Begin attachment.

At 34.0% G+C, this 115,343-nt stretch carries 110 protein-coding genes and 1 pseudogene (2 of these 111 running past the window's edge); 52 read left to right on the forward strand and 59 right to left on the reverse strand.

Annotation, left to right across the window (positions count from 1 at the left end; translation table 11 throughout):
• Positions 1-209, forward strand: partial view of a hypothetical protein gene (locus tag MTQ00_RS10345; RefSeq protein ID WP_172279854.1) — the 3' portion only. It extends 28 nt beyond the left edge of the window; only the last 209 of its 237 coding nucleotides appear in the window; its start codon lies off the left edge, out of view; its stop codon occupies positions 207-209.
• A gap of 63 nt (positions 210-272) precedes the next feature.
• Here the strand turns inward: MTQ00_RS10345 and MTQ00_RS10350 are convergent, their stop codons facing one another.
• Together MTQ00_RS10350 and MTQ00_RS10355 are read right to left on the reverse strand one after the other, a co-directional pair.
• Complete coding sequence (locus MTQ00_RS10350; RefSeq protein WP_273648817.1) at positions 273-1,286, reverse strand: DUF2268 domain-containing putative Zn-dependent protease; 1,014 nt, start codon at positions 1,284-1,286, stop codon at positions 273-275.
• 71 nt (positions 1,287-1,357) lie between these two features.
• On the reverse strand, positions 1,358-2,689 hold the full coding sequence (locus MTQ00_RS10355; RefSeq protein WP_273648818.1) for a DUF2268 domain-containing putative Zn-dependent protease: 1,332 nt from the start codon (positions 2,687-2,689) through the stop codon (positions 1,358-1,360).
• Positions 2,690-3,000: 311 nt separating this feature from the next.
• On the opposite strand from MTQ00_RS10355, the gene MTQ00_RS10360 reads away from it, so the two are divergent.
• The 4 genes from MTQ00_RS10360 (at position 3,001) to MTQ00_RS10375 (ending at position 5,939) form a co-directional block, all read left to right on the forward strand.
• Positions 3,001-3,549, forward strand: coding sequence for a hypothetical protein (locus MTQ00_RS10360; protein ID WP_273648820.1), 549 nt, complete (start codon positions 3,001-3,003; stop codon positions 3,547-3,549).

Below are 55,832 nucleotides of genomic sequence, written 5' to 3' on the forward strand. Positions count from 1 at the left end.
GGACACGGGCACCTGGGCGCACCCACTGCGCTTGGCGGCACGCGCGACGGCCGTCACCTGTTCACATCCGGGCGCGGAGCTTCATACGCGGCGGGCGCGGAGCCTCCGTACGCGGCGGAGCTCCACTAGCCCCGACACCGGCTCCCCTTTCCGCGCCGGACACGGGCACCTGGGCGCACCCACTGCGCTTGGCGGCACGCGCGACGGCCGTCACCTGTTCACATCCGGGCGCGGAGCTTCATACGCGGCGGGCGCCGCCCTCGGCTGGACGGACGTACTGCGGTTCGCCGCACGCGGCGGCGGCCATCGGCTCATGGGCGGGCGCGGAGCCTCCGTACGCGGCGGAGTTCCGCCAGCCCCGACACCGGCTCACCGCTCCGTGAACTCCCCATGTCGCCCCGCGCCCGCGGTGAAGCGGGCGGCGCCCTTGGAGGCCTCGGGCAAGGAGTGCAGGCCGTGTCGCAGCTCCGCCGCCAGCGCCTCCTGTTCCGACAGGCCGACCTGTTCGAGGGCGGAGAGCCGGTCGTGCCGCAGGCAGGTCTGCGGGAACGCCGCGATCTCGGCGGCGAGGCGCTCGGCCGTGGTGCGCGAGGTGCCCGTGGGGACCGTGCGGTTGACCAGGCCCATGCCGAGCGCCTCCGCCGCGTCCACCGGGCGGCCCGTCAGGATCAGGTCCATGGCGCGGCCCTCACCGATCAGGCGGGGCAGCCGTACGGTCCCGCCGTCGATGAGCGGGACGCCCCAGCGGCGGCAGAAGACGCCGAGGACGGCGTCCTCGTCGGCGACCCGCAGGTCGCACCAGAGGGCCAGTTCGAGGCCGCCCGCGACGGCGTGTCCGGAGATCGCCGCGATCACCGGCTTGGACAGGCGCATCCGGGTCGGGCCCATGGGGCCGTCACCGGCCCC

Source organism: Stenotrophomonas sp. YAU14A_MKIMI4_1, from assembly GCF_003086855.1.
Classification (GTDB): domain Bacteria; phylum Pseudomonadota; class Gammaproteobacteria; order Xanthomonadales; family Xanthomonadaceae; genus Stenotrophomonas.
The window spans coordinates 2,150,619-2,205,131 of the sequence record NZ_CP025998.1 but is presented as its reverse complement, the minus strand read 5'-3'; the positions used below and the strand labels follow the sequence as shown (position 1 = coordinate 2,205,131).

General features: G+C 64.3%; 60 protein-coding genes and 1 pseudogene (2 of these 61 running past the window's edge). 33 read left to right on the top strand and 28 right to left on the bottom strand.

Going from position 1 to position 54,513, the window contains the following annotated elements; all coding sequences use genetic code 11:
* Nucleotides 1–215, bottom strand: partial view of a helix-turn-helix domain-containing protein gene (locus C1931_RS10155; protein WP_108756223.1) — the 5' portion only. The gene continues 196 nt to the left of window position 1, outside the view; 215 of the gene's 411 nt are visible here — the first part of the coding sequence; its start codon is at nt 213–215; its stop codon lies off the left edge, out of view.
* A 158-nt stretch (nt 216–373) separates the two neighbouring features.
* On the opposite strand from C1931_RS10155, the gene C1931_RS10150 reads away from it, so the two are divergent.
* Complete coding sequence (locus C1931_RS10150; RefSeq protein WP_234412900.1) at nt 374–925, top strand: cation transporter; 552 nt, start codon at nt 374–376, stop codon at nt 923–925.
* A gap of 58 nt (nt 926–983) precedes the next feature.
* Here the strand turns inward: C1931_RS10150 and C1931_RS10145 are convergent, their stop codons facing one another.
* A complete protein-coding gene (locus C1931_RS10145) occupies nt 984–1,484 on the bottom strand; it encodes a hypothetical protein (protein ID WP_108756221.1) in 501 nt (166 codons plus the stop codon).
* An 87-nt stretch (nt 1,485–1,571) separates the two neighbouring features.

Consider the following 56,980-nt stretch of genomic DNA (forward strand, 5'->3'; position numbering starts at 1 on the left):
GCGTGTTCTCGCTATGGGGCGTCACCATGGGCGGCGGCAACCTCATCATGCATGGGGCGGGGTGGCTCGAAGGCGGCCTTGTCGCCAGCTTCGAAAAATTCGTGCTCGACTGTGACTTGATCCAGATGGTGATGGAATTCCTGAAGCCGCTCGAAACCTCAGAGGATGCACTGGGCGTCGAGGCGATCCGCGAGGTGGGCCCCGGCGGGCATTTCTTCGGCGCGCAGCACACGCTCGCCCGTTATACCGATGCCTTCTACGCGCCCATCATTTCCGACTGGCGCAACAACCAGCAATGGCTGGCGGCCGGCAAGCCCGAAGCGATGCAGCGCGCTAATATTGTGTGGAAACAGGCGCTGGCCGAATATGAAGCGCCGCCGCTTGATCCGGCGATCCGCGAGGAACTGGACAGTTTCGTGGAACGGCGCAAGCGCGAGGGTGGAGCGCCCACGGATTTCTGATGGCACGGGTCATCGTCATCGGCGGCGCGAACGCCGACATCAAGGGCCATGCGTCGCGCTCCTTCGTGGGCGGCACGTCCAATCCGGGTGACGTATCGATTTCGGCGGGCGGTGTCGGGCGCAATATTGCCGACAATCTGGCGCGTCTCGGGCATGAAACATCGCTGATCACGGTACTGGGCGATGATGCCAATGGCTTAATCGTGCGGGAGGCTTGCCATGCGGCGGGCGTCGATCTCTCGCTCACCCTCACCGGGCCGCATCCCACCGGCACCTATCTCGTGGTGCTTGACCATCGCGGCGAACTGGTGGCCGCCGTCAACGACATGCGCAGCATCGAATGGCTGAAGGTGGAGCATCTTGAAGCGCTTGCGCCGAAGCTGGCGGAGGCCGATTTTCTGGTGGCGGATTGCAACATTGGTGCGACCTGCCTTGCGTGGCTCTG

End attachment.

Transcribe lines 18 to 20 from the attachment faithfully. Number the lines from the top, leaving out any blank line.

The window spans coordinates 2,150,619-2,205,131 of the sequence record NZ_CP025998.1 but is presented as its reverse complement, the minus strand read 5'-3'; the positions used below and the strand labels follow the sequence as shown (position 1 = coordinate 2,205,131).

General features: G+C 64.3%; 60 protein-coding genes and 1 pseudogene (2 of these 61 running past the window's edge). 33 read left to right on the top strand and 28 right to left on the bottom strand.

Going from position 1 to position 54,513, the window contains the following annotated elements; all coding sequences use genetic code 11: